Nature connectedness also helps describe how we’ve ended up in this critical situation. The pathways to nature connectedness highlight the positive relationships with nature, and reveal the negative relationships that have exploited nature to create our modern world – utility, dominion and fear. Nature connectedness should be part of the new curriculum demanded by the UK Student Climate Network.

The second factor that explains the mismatch between the teenage dip in nature connection and the youth climate strikes comes through population means and activists. The dip from 64 at 9 years old to 47 at 14 is in the mean level of nature connection, there are still highly connected teenagers. In previous work we found 46% of children have a low connection and 18% a strong connection with nature. It may well be those supporting the climate action are part of this group, but we don’t have the data to know. However, because of the differences above there won’t be a perfect correlation between connection and climate action. Further, despite the large and impressive numbers at many climate strikes, it represents a small proportion of the teenage population. There are increasingly levels of concern about the environmental crises, but most are not acting on that concern. By increasing connection to nature it’s likely that there would be more people supporting climate action and undertaking pro-environmental behaviours.

So why the teenage dip? Again there’s been little specific research, only recently have a number of studies identified the dip in UK, Canadian, Australian and Chinese populations. However, we know that adolescence is a time of many developmental changes, including the development of self-identity. Identity formation sees childhood characteristics merge with emerging adolescent traits, and consists of a series of stages alongside coping with, for example, physical growth, group acceptance, love, and career choices. It may be that during this time nature, and one’s connection with it, loses importance (there’s a lot going on), but also that the climate movement is a group some (including the less connected) identify with and want to be part of.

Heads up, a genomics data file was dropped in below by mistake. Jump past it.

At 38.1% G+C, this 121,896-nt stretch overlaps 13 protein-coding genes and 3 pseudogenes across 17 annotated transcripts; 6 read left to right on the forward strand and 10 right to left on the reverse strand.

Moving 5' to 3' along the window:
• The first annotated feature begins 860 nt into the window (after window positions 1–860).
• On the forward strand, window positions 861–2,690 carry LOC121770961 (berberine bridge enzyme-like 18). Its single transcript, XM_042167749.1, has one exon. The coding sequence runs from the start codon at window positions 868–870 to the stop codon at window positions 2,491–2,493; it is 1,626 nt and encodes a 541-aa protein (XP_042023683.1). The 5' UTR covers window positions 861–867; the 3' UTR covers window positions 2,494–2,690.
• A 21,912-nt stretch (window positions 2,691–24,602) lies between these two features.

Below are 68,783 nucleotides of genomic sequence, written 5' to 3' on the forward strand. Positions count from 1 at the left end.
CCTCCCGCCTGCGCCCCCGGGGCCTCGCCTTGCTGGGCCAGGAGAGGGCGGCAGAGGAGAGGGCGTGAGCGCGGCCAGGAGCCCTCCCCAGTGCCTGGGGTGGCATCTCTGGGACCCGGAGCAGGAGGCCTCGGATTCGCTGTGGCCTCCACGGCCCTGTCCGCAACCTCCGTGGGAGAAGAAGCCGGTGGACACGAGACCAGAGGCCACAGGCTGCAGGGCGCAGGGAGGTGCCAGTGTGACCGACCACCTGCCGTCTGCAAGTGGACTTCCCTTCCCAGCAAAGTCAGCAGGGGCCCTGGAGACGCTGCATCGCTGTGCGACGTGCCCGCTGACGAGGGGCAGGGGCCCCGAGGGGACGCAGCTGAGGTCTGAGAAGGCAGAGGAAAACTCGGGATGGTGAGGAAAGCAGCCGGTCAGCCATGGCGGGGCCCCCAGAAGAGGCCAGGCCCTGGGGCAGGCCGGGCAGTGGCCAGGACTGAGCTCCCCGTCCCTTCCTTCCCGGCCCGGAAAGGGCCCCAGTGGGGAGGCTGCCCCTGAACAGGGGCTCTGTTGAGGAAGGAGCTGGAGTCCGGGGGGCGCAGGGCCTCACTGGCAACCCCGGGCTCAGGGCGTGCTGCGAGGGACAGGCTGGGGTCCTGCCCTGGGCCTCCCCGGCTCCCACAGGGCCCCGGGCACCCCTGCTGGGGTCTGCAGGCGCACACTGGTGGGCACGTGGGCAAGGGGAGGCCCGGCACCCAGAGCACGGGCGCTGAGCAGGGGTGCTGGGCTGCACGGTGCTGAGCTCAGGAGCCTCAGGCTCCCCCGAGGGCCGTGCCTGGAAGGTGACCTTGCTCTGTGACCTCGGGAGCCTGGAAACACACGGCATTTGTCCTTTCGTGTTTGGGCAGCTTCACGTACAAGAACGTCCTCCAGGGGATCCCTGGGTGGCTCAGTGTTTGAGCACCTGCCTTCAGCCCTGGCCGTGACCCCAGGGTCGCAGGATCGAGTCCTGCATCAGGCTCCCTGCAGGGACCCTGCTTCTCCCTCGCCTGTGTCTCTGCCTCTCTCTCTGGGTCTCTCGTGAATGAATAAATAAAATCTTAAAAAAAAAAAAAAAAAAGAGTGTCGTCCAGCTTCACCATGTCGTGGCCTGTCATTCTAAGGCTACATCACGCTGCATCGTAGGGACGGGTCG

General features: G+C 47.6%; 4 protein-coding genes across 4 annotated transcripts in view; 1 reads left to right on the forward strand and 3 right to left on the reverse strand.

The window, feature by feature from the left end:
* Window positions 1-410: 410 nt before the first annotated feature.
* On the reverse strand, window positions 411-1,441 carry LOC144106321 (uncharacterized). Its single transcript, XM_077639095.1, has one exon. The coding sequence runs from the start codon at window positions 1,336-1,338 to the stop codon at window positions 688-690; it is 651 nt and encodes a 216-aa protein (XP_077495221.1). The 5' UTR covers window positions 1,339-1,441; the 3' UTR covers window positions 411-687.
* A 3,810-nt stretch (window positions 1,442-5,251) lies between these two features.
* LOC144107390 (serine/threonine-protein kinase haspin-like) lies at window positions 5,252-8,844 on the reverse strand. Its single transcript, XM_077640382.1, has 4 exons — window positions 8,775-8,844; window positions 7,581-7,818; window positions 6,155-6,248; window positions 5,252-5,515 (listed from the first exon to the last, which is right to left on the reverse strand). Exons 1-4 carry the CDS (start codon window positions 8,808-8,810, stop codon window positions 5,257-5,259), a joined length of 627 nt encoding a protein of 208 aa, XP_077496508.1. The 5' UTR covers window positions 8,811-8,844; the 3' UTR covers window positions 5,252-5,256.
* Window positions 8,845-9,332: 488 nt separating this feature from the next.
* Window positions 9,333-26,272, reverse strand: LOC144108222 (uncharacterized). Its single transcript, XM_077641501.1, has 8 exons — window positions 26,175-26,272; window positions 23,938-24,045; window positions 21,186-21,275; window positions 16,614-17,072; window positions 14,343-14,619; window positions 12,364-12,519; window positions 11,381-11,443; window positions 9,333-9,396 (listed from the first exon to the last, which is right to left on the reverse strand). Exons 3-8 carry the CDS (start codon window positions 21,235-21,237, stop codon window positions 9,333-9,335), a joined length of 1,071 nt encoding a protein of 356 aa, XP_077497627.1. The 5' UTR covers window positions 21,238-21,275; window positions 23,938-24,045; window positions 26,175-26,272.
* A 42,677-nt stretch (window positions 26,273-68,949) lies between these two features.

Let’s hope more join those demanding climate action, to help bring about the urgent action required and also to help create a vision of new relationship with the natural world where a good life is defined by living in greater harmony with nature, rather than consuming the resources produced by exploiting and damaging the environment.

 

 

 

 

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National Parks Landscapes Review: A Meaningful Relationship with Nature

The final report of the National Parks and AONBs Landscapes Review has been published and several elements within it are highly relevant to nature connectedness research and application. For example, the report states that currently ‘The purpose to connect people to nature, and its execution, is too weak’ and proposal 7 states that ‘We need our national landscape bodies to lead the charge in connecting more people to nature’. To do this there needs to be a clear vision of what connection people to nature is – is it simply visits? Or is that connection a long-term relationship for human and nature’s wellbeing?

The good news is that the Nature Connectedness Research Group at the University of Derby has developed a framework to connect people with nature and we’ve applied that nationally – and further afield. The final report also cites our work with The Wildlife Trusts on 30 Days Wild, where we found that the least connected to nature benefit most, which motivates the need to reach out and engage with those people yet to develop a close relationship with nature. Importantly, those benefits are to both people and nature – wellbeing and pro-nature behaviours.

Let’s look at some of the proposals in the report that link through to nature connectedness research.

Proposal 1 includes a stronger purpose for nature and beauty driven by a new National Landscapes Service. Our research has shown that engaging with nature’s beauty is both a pathway to becoming connected with nature and a route to wellbeing. Further, our work has shown that the public can spot biodiversity and greater biodiversity gives more nature (and beauty) to notice.

The National Landscapes Service (Proposal 25) would ‘Promote consistent, high quality standards in our special places, including overseeing a new professional ranger service and visitor experience’ and ‘Ensure best practices become common everywhere’. This should include an understanding of what a connection with nature is, the difference to contact with nature and how to achieve it using carefully designed engagement activities.

Proposal 8 (supported by the Proposal 13 ranger service) is ‘A night under the stars in a national landscape for every child’. This has made the headlines, but one night doesn’t make a relationship. To meet the aim to connect more people with nature a one-off experience won’t work. It could provide a catalyst, and done well, with a follow-up programme, could be used to develop a closer relationship with nature. This proposal needs to be based on the latest research evidence, rather than falling into traditional approaches that haven’t prevented the current environmental emergency and disconnected population.